Finney, T.L. 2016, 'Architectural Urbanism and Sporting Ecologies: Constituting the Scale of Neighbourhood' in Southgate, D., Childs, P. & Bull, A.M.J. (eds), Sports Innovation, Technology and Research, World Scientific Publishing UK Ltd, UK, pp. 97-111.
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Sports Innovation, Technology and Research gives an insight into recent research and design projects at Imperial College London. It presents the on-going development of a diverse range of areas from elite rowing performance to impact protection to sporting amenities in communities. Also included are descriptions of some of the latest innovations that have been developed as part of the Rio Tinto Sports Innovation Challenge, an initiative that tasked engineering students to design, build and implement Paralympic and other sporting equipment. It offers a glimpse at the breadth of creativity that can be achieved when human centred design is applied to an area such as disabled sport. It also shows the potential that design and engineering have to contribute to healthy lifestyles and the generation of whole new sporting domains. This book will be valuable for anyone with an interest in sports technology, including those in industry, academia, sports organisations and athletes themselves.
Finney, T.L. 2016, 'Urban Transformation, Spatial Instrumentality and Scale' in Verebes, T. (ed), AA Shanghai Portfolio.
Reinmuth, G. & Finney, T.L. 2015, 'Agency, Redirected' in Mitsogianni, V., Bates, D. & Ramirez-Lovering, D. (eds), Studio Futures:Changing Trajectories in Architectural Education, Uro, Melbourne, pp. 133-140.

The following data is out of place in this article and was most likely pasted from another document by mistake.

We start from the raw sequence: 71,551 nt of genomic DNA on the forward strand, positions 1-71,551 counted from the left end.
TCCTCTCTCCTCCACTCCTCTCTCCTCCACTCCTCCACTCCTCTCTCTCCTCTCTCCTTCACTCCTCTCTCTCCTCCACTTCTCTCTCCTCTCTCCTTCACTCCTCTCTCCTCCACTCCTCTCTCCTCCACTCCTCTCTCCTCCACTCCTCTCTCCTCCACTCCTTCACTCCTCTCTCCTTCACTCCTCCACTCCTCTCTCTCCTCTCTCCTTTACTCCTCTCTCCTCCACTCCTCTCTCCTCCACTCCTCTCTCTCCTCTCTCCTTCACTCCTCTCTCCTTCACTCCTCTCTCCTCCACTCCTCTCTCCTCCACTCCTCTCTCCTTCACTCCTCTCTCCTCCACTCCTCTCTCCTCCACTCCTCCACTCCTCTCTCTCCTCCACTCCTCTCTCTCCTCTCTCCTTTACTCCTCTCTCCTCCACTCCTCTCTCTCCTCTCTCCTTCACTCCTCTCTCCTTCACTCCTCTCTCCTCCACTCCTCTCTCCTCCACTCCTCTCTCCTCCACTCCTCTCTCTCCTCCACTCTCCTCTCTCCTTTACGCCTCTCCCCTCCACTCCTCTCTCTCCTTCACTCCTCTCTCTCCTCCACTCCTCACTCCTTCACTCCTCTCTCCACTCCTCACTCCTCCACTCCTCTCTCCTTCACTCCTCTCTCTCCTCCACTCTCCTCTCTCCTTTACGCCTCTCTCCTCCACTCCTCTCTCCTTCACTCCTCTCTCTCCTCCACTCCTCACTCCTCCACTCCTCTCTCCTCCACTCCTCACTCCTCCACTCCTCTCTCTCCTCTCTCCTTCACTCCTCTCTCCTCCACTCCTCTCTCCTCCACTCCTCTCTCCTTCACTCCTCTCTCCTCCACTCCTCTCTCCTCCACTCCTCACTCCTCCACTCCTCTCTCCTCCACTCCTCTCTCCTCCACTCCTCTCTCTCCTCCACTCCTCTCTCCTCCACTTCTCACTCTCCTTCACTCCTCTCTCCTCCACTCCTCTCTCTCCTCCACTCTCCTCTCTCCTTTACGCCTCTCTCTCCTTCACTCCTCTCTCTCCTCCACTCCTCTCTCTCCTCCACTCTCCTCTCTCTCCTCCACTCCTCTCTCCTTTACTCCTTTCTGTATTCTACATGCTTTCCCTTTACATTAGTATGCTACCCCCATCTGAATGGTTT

Throughout much of the twentieth century, the design studio has been an important locus of invention and experimentation in architecture: both smelter and test-bed for new ideas. But with recent developments in digital technology, new materials and construction practices, shifts in the client-architect relationship, and architectural practice subject to evermore-onerous procurement models, is the studio model still relevant?
Finney, T.L. 2008, 'Centrality and Dispersal: Domesticity and the City' in Flores, R. & Prats, E. (eds), Through the Canvas: Architecture Inside Dutch Paintings, University of New South Wales, Sydney, Australia, pp. 116-119.
Finney, T.L. 2015, 'The Ground, Object and Strategy: Architectural Transformation in Housing Projects, New York City', Journal of Architecture, vol. 20, no. 6, pp. 962-987.
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Kenneth Frampton, in a 1973 Architectural Forum review of the 1968–1973 Bronx-sited Twin
Parks Housing Development in New York City, asked: 'to what purpose do you assign the
space under the pilotis? The problem posed by the pilotis […] is integral to the original
model […] What would the inhabitants of the Ville Radieuse have done with these continuous
arcades? […] This is the typological burden…'
The apparent banality of Frampton's observation obscures what is revealed in the lifting
up of the building on pilotis: the ground itself. Rather than follow Frampton's use of typology
as a descriptive tool in the service of a critical judgement, this paper will instead see the
question of type as one involving a diagnostic and propositional gesture within the design
process itself, and as part of an ongoing and critical questioning of the city. The paper will
explore how the three-dimensional articulation of the ground level evident in a trajectory